Author Archives: Daniel Steinmetz-Jenkins

About Daniel Steinmetz-Jenkins

Daniel Steinmetz-Jenkins is assistant professor in the College of Social Studies at Wesleyan University. He has co-edited (with Sarah Shortall) Christianity and Human Rights Reconsidered (Cambridge University Press, 2020) and (with Stephen Sawyer) Foucault, Neoliberalism and Beyond (Rowman & Littlefield, 2019). His scholarly work has appeared in Modern Intellectual History, Journal of the History of Ideas, Journal of the American Academy of Religion, and elsewhere. He runs an interview series for The Nation. He has a book forthcoming from Columbia University Press, titled Impossible Peace, Improbable War: Raymond Aron and Global Order.

Raymond Aron, Friedrich Hayek, and “The Third World”: An Alternative History of the End of Ideology Debate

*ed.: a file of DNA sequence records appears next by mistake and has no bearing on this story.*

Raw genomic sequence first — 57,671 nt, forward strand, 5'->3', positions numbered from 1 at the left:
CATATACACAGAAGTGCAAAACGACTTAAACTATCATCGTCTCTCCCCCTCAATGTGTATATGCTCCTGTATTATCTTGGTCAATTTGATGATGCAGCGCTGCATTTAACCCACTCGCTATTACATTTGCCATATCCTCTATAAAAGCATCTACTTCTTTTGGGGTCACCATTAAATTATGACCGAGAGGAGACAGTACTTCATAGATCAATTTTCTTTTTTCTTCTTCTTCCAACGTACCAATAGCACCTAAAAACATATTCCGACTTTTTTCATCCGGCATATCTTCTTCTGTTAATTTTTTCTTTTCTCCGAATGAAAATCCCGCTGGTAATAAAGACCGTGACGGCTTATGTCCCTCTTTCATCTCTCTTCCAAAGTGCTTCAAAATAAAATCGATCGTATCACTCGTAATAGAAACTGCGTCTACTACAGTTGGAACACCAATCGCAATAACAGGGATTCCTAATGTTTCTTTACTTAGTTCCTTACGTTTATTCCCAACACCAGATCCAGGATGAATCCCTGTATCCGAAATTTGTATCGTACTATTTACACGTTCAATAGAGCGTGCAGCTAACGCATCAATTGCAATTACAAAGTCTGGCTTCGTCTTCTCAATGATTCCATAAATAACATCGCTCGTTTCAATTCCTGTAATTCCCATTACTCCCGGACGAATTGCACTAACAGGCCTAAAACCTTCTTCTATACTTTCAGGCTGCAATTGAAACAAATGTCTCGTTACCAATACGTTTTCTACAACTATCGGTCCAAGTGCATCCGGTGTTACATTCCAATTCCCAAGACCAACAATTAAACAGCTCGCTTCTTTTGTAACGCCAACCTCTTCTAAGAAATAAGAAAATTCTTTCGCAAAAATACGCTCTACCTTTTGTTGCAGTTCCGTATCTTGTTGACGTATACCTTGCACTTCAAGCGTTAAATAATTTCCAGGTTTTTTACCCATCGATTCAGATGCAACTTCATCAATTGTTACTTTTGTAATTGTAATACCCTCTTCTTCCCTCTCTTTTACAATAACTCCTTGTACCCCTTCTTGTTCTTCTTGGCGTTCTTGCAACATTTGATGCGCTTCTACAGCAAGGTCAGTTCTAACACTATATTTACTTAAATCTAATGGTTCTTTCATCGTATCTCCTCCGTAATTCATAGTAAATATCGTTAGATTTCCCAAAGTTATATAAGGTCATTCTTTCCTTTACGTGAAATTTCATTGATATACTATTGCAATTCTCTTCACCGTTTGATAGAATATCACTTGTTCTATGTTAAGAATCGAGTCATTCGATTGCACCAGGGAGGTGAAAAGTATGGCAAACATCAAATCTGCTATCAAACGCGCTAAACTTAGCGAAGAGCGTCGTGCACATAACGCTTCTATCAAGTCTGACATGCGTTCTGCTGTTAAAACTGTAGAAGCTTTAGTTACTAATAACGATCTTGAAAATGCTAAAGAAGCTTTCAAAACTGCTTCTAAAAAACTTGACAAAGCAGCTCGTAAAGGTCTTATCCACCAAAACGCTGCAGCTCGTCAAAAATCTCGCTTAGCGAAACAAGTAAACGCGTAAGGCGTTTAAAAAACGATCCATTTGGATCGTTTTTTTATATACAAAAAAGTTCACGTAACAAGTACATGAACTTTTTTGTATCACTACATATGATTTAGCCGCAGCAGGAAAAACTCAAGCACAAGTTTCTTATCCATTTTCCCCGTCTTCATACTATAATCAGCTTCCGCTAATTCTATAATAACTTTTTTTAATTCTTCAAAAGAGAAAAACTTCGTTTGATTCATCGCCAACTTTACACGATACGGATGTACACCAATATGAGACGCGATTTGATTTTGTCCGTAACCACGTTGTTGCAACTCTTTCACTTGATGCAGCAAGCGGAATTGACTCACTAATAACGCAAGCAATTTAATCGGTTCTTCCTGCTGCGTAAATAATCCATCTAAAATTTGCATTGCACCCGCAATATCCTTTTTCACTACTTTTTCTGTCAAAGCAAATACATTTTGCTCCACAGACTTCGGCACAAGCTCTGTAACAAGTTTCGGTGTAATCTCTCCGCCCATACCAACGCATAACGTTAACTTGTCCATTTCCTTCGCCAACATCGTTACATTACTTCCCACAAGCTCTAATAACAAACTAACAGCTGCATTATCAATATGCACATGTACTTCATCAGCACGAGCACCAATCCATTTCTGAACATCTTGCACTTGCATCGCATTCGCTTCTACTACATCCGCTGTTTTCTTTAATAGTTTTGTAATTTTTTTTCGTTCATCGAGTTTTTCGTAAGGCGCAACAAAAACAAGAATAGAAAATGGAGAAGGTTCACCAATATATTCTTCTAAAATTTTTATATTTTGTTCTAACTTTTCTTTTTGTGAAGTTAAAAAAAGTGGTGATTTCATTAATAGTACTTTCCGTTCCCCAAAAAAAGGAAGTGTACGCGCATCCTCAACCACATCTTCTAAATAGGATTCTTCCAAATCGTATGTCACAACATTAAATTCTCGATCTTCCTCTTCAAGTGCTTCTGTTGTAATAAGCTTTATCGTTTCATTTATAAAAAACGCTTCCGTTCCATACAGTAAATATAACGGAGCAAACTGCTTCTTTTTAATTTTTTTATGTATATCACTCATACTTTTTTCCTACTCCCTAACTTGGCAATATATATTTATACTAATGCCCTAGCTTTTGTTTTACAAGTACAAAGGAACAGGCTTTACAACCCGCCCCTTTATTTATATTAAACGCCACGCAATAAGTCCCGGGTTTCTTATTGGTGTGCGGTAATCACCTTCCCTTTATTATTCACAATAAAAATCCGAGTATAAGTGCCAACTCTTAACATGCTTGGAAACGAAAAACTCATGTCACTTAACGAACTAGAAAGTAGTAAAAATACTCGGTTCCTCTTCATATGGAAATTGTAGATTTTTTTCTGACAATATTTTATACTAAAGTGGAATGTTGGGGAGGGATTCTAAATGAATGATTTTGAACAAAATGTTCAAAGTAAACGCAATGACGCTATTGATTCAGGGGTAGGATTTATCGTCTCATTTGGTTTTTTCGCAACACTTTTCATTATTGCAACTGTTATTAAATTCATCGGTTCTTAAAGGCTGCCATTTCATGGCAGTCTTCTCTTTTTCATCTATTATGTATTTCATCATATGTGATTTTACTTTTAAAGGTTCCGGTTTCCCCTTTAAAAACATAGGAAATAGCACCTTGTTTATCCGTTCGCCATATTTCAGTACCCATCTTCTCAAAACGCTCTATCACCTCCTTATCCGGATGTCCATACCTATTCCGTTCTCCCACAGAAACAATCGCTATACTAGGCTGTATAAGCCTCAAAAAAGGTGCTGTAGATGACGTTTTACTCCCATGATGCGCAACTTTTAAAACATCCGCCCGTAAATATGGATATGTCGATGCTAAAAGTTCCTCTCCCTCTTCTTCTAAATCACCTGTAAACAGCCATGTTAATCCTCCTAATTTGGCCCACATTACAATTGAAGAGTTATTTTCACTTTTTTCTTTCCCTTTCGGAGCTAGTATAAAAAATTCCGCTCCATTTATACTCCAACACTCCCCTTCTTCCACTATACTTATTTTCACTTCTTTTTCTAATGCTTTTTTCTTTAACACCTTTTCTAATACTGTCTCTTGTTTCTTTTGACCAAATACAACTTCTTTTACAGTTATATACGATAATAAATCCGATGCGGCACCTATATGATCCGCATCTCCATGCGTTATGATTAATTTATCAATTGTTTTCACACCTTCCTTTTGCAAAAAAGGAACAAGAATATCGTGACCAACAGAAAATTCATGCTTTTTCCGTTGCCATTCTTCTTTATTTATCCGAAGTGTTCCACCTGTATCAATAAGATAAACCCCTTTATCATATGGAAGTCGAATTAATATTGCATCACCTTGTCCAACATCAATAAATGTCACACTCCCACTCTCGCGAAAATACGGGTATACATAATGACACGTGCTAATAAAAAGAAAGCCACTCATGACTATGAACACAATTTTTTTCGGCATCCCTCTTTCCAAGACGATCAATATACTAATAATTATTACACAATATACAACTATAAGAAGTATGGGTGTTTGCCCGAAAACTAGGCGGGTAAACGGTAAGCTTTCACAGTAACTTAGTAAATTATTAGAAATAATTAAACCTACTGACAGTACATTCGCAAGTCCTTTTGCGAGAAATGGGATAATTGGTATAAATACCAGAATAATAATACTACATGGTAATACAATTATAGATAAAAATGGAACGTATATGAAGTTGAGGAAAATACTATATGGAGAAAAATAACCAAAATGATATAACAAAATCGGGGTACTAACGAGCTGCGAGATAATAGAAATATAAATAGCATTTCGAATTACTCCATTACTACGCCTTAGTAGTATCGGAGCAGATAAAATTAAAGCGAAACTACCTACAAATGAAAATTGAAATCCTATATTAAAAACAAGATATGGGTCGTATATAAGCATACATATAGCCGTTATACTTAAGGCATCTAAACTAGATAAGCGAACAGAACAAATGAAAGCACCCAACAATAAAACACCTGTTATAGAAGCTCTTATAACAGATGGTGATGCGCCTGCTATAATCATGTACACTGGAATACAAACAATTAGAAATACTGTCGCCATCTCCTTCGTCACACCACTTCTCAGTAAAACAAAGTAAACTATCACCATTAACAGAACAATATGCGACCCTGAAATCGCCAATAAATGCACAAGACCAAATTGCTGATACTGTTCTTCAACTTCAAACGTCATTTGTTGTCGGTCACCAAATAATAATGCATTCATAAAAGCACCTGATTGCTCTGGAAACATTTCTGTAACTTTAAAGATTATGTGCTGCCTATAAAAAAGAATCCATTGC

Abstract: This article explores the differences and similarities between neoliberalism and Cold War liberalism by looking at the decade’s long relationship between two of its chief representatives: Friedrich Hayek and Raymond Aron. It argues that the key to understanding their differences concern’s Aron’s notion of an “end of ideology”: the perspective that the post-War welfare state had made obsolete the need for something like a revolutionary workers party. Hayek, contra Aron, believed that such welfare states were inherently ideological and thus potentially totalitarian. What kept Continue reading → Continue reading →